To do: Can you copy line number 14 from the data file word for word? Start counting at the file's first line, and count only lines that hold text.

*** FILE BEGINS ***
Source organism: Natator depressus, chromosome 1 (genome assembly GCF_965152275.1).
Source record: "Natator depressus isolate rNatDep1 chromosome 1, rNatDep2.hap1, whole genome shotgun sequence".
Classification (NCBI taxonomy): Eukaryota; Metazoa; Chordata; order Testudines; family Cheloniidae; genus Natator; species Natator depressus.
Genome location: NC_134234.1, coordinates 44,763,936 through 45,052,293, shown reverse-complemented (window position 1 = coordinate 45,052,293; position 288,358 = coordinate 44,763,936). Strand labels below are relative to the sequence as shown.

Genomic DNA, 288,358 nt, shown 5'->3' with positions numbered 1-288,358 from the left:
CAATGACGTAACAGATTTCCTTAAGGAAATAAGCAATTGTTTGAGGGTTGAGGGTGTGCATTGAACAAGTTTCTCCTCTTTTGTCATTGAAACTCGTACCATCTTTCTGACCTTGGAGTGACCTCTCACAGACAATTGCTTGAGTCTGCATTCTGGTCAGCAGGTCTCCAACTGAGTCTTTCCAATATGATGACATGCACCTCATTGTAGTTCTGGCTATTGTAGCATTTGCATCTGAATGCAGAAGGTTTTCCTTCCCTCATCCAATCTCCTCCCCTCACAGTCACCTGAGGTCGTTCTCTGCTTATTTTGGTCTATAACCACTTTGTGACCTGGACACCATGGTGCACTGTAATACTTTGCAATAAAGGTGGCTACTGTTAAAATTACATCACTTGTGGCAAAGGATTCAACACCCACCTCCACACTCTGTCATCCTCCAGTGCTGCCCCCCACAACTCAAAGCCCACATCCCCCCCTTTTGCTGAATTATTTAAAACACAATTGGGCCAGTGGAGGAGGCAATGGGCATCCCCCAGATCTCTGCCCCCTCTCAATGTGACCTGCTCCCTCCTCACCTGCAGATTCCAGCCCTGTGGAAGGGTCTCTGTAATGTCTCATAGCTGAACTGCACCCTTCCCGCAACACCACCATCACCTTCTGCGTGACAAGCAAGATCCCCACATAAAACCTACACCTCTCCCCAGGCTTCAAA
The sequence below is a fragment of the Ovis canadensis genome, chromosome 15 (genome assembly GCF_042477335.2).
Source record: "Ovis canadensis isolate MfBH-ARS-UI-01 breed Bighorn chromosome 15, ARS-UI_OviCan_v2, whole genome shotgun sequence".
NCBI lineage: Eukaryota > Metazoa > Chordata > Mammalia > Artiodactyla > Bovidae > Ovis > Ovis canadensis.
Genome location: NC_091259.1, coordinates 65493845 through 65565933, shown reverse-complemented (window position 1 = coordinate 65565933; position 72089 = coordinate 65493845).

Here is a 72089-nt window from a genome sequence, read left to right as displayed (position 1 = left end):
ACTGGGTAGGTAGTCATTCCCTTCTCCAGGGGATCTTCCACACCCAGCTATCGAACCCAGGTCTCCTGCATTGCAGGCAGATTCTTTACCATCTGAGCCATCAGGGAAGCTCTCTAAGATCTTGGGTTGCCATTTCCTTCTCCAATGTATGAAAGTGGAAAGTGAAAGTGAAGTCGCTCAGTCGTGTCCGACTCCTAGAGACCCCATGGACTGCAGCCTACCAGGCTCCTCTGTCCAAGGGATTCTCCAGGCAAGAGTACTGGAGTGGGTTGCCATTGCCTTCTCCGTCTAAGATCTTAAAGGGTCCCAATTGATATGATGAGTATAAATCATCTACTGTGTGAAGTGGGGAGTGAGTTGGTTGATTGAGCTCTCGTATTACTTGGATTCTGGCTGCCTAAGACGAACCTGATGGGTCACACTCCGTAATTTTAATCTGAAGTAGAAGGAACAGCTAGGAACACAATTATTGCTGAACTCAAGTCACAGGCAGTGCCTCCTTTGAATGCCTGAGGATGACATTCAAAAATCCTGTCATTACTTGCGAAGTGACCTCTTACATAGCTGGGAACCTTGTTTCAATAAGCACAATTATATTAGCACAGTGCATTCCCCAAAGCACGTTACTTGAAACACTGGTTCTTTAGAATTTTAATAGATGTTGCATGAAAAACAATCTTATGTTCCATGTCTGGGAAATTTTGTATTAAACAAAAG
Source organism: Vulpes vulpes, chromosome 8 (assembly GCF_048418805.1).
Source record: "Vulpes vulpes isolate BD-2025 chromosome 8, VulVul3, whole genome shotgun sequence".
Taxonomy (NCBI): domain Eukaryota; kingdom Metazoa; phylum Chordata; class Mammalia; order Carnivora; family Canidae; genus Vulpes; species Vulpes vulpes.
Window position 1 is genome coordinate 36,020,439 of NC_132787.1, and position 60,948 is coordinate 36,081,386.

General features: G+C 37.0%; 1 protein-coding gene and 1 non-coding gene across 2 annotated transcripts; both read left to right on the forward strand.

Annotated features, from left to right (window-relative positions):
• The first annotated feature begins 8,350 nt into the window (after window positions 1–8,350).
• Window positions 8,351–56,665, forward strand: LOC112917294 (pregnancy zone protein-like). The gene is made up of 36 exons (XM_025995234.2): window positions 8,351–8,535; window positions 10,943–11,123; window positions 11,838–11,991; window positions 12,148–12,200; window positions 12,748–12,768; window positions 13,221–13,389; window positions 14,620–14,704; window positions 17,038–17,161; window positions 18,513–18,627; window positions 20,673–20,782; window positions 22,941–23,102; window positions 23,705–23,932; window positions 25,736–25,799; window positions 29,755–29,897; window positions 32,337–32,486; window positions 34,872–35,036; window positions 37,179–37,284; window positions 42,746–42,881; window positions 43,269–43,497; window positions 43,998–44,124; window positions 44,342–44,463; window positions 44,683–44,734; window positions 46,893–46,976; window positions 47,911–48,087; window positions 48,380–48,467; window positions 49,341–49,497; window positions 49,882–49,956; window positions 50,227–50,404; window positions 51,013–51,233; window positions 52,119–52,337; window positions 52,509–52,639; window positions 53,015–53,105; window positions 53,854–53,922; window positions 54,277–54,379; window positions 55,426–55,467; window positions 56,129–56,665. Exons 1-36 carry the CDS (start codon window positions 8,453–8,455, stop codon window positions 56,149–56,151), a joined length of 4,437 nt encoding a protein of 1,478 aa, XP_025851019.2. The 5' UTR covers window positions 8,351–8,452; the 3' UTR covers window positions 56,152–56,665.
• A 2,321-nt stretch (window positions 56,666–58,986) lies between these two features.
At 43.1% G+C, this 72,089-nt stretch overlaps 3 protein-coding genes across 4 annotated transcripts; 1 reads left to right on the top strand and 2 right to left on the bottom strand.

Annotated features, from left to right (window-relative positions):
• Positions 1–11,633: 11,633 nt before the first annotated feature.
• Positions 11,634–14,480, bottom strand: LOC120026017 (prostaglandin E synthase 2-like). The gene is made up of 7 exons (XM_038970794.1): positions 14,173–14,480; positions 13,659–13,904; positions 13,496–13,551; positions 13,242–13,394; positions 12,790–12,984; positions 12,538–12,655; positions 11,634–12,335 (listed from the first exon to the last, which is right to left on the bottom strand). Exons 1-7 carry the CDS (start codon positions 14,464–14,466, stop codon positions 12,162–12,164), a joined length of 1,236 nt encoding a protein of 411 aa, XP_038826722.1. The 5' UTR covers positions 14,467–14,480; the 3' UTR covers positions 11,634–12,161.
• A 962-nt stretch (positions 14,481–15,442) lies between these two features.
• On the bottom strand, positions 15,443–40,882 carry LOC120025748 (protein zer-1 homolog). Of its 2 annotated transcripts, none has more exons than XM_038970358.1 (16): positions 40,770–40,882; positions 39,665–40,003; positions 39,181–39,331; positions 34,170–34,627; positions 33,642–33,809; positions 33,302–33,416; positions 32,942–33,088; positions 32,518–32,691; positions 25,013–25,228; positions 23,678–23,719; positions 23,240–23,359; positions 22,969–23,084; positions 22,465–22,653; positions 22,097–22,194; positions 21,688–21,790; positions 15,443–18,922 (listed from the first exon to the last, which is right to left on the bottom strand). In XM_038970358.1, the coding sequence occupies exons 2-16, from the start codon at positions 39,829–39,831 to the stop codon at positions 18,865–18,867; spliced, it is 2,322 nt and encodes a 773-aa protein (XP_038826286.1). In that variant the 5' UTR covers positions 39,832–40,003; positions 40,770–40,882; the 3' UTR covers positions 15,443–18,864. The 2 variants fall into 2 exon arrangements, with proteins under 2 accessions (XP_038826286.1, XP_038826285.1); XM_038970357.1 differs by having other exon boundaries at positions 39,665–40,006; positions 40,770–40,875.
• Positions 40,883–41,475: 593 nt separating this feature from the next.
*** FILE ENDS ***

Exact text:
Source record: "Vulpes vulpes isolate BD-2025 chromosome 8, VulVul3, whole genome shotgun sequence".